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Tar Heels aim to build on solid start to Brown’s tenure

September 1, 2020 GMT
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FILE - In this Nov. 30, 2019, file photo, North Carolina quarterback Sam Howell (7) passes the ball against North Carolina State during the first half of an NCAA college football game in Raleigh, N.C. The Tar Heels are No. 18 to start the season and have 10 returning starters back on offense. (AP Photo/Karl B DeBlaker, File)
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FILE - In this Nov. 30, 2019, file photo, North Carolina quarterback Sam Howell (7) passes the ball against North Carolina State during the first half of an NCAA college football game in Raleigh, N.C. The Tar Heels are No. 18 to start the season and have 10 returning starters back on offense. (AP Photo/Karl B DeBlaker, File)

Mack Brown needed less than a year to stop North Carolina’s descent. Now he’s looking for a big jump in his second season.

The 18th-ranked Tar Heels bring back quarterback Sam Howell among 10 returning offensive starters, while the defense returns seven starters led by linebacker Chazz Surratt. That has the Tar Heels looking like a contender in an Atlantic Coast Conference race that will be very different due to the coronavirus pandemic, from 10 league games to Notre Dame as an ACC member.

“They’re communicating with us really well,” Brown said of the players at the start of preseason camp. “They trust us, we trust them, and we know we have a chance to be really good so the confidence is high. And that’s what makes it so much fun right now.”

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That confidence is the most noticeable change from last year, when the College Football Hall of Fame member inherited a program that had lost 21 of 27 games. But the Tar Heels (7-6) beat South Carolina for their first season-opening victory against a power-conference opponent in 22 years, then closed by beating North Carolina State and Temple in the Military Bowl by a 96-23 margin.

Six losses came by a combined 26 points, including a 21-20 loss to top-ranked and reigning national champion Clemson on its way to a fifth straight ACC title.

Optimism starts with Howell, the league rookie of the year who threw a school-record 38 touchdown passes – the most by a true freshman in Bowl Subdivision history and fourth-most in the country. That offense had at least 530 yards in four of the last five games, including 620 in the N.C. State win.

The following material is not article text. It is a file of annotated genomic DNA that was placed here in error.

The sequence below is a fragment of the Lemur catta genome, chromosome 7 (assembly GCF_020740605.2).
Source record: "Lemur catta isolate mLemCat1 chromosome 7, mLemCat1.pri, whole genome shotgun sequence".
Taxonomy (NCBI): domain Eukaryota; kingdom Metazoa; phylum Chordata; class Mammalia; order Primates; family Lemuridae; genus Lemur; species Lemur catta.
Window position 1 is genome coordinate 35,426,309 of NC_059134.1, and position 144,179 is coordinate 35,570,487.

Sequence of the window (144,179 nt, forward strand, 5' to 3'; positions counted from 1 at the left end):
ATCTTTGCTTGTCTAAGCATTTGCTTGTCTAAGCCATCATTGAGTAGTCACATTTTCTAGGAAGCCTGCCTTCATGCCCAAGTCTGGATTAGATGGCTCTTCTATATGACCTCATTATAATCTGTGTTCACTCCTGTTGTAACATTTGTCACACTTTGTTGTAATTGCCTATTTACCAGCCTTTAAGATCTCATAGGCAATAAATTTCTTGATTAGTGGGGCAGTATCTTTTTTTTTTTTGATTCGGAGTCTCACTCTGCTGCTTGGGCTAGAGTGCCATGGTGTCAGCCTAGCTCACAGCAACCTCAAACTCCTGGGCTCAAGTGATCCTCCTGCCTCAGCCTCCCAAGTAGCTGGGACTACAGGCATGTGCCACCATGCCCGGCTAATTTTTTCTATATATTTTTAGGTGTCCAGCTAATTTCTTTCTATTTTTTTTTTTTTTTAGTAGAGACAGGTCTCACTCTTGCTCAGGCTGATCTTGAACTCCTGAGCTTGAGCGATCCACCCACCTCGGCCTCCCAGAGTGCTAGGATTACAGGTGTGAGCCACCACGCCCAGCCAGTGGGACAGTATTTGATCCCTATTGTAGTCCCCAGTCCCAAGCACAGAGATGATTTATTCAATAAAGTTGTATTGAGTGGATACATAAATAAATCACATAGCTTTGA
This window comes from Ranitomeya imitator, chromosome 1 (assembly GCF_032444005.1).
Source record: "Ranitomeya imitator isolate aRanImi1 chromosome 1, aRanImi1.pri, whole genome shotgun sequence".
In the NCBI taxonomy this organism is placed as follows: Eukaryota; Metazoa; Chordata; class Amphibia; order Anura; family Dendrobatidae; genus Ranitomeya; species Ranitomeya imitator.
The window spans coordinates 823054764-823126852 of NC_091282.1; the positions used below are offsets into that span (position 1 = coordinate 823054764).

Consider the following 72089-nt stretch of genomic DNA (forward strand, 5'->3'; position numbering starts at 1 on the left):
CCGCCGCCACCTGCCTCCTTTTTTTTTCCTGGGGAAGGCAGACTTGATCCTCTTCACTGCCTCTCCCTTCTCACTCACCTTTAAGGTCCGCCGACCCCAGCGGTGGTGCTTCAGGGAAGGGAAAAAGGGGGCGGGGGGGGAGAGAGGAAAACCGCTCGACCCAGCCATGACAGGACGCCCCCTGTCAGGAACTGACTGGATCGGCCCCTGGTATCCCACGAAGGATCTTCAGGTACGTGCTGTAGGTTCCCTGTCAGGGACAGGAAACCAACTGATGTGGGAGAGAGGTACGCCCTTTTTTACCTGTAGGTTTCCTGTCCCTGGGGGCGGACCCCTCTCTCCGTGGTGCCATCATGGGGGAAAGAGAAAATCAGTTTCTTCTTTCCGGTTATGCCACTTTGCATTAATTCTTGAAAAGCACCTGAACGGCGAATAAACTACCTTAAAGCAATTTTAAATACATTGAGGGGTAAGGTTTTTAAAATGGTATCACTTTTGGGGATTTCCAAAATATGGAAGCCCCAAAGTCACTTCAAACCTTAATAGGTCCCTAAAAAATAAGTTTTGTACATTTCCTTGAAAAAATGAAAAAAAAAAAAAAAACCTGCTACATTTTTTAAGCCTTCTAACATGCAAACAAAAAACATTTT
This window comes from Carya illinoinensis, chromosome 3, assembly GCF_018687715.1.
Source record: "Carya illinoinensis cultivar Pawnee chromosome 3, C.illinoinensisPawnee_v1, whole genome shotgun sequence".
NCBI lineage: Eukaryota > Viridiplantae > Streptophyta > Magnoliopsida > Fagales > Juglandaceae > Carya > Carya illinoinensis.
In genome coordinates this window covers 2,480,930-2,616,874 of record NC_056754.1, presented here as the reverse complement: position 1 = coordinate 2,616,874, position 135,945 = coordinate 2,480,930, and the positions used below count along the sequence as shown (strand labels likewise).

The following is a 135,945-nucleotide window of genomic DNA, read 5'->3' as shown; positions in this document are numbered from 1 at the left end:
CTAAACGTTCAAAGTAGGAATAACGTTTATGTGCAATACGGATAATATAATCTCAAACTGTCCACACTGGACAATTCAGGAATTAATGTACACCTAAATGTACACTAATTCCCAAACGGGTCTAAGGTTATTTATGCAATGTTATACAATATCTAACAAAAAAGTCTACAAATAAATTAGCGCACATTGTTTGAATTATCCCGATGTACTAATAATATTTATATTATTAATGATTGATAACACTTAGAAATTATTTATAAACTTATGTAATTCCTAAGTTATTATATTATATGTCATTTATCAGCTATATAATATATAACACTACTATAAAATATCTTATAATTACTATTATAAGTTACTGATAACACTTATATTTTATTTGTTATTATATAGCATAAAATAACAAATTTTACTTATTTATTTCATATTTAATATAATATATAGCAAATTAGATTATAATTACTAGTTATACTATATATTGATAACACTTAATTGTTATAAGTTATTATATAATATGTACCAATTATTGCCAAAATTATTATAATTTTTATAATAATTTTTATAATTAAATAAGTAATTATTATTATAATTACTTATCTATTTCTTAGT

“I’d like to say we don’t read or see any of the expectations, but we’re human,” Howell said.

“The main thing I try to tell our guys is: just because it’s supposed to happen and people think it’s going to happen doesn’t mean it’s going to happen. We still have to go out there and do it.”

Some other things to know about North Carolina for the 2020 season:

BIG-PLAY OPTIONS

Big-play threats abound. The Tar Heels return two receivers capable of explosive downfield plays in Dyami Brown (1,034 yards, 12 TDs) and Dazz Newsome (1,018 yards, 10 TDs). UNC also returns its top two rushers in Michael Carter (1,003 yards) and Javonte Williams (933).

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SURRATT’S GROWTH

Surratt arrived in 2017 as a touted instate quarterback before moving to linebacker last season. He became an Associated Press All-ACC pick and a high NFL prospect while ranking fourth in the league in tackles per game (8.8) and having a team-high 6½ sacks.

Surratt starts this year as a preseason Associated Press All-America second-team pick.

DEFENSIVE LOOKS

The Tar Heels have holes on the defensive line with the departures of Brown-dubbed “kingpins” Jason Strowbridge and Aaron Crawford. The candidates for bigger roles include redshirt sophomore Jahlil Taylor, sophomore Tomari Fox and junior Raymond Vohasek.

Surratt and Jeremiah Gemmel (84 tackles) provide a strong linebacker tandem. Meanwhile, Brown said the secondary is “deeper and faster” than last year with returning starters like Storm Duck and Myles Wolfolk along with the addition of touted recruit Tony Grimes.

VIRUS UPDATE

The pandemic canceled UNC’s spring practices, while the program paused voluntary workouts for a little more than a week in July due to positive test results. The Tar Heels also had to pause football workouts for multiple days in August.

Defensive backs D.J. Ford, Javon Terry and Bryce Watts have opted out of playing this season. The team has also said offensive lineman Triston Miller won’t play due to “family reasons.”

SCHEDULE SCRAMBLE

North Carolina’s revamped schedule shed notable nonconference matchups at No. 21 UCF and against No. 11 Auburn in Atlanta. The Tar Heels host Charlotte from Conference USA on Sept. 19.

As for the 10-game league schedule, the Tar Heels lost traditional division matchups with Georgia Tech and Pittsburgh. But they added dates with No. 10 Notre Dame in a marquee day-after-Thanksgiving game and at Florida State.

Additions also include a home game with Wake Forest — meaning the Tar Heels will play the other three North Carolina-based ACC schools — and the season-opening visit from Syracuse on Sept. 12.

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Follow Aaron Beard on Twitter at http://www.twitter.com/aaronbeardap